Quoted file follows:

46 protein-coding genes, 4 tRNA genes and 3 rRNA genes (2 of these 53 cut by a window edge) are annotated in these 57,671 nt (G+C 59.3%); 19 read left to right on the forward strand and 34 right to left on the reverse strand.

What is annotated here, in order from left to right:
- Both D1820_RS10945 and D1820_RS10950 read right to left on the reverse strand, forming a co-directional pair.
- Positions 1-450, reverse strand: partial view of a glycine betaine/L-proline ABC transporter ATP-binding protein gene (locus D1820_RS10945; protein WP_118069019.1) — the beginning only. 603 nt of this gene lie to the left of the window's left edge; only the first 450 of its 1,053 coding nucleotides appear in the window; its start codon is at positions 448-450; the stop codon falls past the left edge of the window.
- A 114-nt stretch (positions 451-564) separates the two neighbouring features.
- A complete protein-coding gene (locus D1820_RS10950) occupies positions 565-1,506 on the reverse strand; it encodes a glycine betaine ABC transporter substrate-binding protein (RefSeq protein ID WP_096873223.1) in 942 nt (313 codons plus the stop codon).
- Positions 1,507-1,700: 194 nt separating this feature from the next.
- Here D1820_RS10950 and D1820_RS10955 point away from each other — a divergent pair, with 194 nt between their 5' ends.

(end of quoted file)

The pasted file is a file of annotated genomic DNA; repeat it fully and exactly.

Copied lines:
46 protein-coding genes, 4 tRNA genes and 3 rRNA genes (2 of these 53 cut by a window edge) are annotated in these 57,671 nt (G+C 59.3%); 19 read left to right on the forward strand and 34 right to left on the reverse strand.

What is annotated here, in order from left to right:
- Both D1820_RS10945 and D1820_RS10950 read right to left on the reverse strand, forming a co-directional pair.
- Positions 1-450, reverse strand: partial view of a glycine betaine/L-proline ABC transporter ATP-binding protein gene (locus D1820_RS10945; protein WP_118069019.1) — the beginning only. 603 nt of this gene lie to the left of the window's left edge; only the first 450 of its 1,053 coding nucleotides appear in the window; its start codon is at positions 448-450; the stop codon falls past the left edge of the window.
- A 114-nt stretch (positions 451-564) separates the two neighbouring features.
- A complete protein-coding gene (locus D1820_RS10950) occupies positions 565-1,506 on the reverse strand; it encodes a glycine betaine ABC transporter substrate-binding protein (RefSeq protein ID WP_096873223.1) in 942 nt (313 codons plus the stop codon).
- Positions 1,507-1,700: 194 nt separating this feature from the next.
- Here D1820_RS10950 and D1820_RS10955 point away from each other — a divergent pair, with 194 nt between their 5' ends.